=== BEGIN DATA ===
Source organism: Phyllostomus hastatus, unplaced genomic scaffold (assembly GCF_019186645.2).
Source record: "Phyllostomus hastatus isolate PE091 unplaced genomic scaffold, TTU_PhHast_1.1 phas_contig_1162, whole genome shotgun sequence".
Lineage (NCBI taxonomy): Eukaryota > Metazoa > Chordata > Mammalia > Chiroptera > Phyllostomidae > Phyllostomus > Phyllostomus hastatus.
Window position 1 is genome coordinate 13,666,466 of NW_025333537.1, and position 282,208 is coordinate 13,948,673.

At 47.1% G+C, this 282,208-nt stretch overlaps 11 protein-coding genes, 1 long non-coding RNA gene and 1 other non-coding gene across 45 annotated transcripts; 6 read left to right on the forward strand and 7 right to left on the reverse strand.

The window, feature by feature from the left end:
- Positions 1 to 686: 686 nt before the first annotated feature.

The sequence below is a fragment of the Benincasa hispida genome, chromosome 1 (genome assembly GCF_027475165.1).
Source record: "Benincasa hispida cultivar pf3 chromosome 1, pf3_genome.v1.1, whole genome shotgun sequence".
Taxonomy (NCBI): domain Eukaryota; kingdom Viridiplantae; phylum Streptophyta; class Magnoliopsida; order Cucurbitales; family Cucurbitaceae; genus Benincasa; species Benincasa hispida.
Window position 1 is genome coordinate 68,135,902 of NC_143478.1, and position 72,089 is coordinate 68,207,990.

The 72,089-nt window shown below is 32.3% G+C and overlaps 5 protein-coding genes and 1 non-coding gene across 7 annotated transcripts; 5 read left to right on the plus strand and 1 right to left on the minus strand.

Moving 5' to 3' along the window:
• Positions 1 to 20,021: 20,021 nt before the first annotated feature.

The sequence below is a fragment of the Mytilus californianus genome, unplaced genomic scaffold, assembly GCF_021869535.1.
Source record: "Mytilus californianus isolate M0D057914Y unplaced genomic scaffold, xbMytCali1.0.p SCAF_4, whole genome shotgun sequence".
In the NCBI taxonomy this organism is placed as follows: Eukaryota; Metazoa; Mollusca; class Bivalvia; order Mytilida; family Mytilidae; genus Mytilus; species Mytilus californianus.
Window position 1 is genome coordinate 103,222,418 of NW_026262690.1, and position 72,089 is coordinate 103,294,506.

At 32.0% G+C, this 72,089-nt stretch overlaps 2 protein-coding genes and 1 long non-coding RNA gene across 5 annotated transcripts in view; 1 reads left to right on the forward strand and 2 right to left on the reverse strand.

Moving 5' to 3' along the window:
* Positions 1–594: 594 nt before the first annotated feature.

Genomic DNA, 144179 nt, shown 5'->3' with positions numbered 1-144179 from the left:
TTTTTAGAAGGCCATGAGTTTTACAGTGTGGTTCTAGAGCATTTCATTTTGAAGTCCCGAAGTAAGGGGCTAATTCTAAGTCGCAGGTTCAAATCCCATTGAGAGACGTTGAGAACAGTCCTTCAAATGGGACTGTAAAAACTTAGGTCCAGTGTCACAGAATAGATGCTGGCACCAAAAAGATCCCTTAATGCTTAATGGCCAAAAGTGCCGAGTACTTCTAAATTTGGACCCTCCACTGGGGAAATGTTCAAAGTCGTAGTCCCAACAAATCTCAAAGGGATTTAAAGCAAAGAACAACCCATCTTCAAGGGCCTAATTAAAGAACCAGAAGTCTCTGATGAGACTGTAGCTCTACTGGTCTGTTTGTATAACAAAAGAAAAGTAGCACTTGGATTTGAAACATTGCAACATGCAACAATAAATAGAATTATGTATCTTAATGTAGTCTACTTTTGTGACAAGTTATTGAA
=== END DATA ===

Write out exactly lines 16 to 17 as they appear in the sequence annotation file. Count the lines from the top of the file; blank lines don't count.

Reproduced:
Source record: "Mytilus californianus isolate M0D057914Y unplaced genomic scaffold, xbMytCali1.0.p SCAF_4, whole genome shotgun sequence".
In the NCBI taxonomy this organism is placed as follows: Eukaryota; Metazoa; Mollusca; class Bivalvia; order Mytilida; family Mytilidae; genus Mytilus; species Mytilus californianus.